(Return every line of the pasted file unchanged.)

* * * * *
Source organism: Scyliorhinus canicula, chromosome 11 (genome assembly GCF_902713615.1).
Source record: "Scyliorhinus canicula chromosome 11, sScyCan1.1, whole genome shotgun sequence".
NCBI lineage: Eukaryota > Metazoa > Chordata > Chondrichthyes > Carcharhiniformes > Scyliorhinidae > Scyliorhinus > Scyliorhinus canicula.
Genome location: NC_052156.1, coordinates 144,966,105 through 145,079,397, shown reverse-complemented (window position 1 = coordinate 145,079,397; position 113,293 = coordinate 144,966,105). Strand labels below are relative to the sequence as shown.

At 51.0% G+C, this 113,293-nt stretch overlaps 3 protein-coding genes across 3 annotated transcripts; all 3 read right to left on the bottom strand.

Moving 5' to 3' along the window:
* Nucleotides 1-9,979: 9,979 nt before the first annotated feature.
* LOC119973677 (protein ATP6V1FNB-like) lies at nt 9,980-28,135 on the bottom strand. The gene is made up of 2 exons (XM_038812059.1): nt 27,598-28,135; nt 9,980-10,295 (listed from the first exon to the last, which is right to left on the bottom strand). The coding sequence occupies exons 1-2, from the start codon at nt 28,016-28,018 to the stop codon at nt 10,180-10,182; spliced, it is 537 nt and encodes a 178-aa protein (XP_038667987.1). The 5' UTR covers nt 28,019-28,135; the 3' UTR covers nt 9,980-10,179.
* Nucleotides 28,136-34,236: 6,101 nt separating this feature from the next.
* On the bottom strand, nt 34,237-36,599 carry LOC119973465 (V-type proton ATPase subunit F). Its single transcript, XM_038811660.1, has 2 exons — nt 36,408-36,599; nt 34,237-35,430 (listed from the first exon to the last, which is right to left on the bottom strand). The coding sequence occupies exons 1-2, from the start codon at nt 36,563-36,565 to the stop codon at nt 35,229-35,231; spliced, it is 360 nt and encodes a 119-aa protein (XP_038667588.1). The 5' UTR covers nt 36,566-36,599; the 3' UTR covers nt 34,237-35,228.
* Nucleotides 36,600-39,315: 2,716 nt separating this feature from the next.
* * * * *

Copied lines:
Source organism: Scyliorhinus canicula, chromosome 11 (genome assembly GCF_902713615.1).
Source record: "Scyliorhinus canicula chromosome 11, sScyCan1.1, whole genome shotgun sequence".
NCBI lineage: Eukaryota > Metazoa > Chordata > Chondrichthyes > Carcharhiniformes > Scyliorhinidae > Scyliorhinus > Scyliorhinus canicula.
Genome location: NC_052156.1, coordinates 144,966,105 through 145,079,397, shown reverse-complemented (window position 1 = coordinate 145,079,397; position 113,293 = coordinate 144,966,105). Strand labels below are relative to the sequence as shown.

At 51.0% G+C, this 113,293-nt stretch overlaps 3 protein-coding genes across 3 annotated transcripts; all 3 read right to left on the bottom strand.

Moving 5' to 3' along the window:
* Nucleotides 1-9,979: 9,979 nt before the first annotated feature.
* LOC119973677 (protein ATP6V1FNB-like) lies at nt 9,980-28,135 on the bottom strand. The gene is made up of 2 exons (XM_038812059.1): nt 27,598-28,135; nt 9,980-10,295 (listed from the first exon to the last, which is right to left on the bottom strand). The coding sequence occupies exons 1-2, from the start codon at nt 28,016-28,018 to the stop codon at nt 10,180-10,182; spliced, it is 537 nt and encodes a 178-aa protein (XP_038667987.1). The 5' UTR covers nt 28,019-28,135; the 3' UTR covers nt 9,980-10,179.
* Nucleotides 28,136-34,236: 6,101 nt separating this feature from the next.
* On the bottom strand, nt 34,237-36,599 carry LOC119973465 (V-type proton ATPase subunit F). Its single transcript, XM_038811660.1, has 2 exons — nt 36,408-36,599; nt 34,237-35,430 (listed from the first exon to the last, which is right to left on the bottom strand). The coding sequence occupies exons 1-2, from the start codon at nt 36,563-36,565 to the stop codon at nt 35,229-35,231; spliced, it is 360 nt and encodes a 119-aa protein (XP_038667588.1). The 5' UTR covers nt 36,566-36,599; the 3' UTR covers nt 34,237-35,228.
* Nucleotides 36,600-39,315: 2,716 nt separating this feature from the next.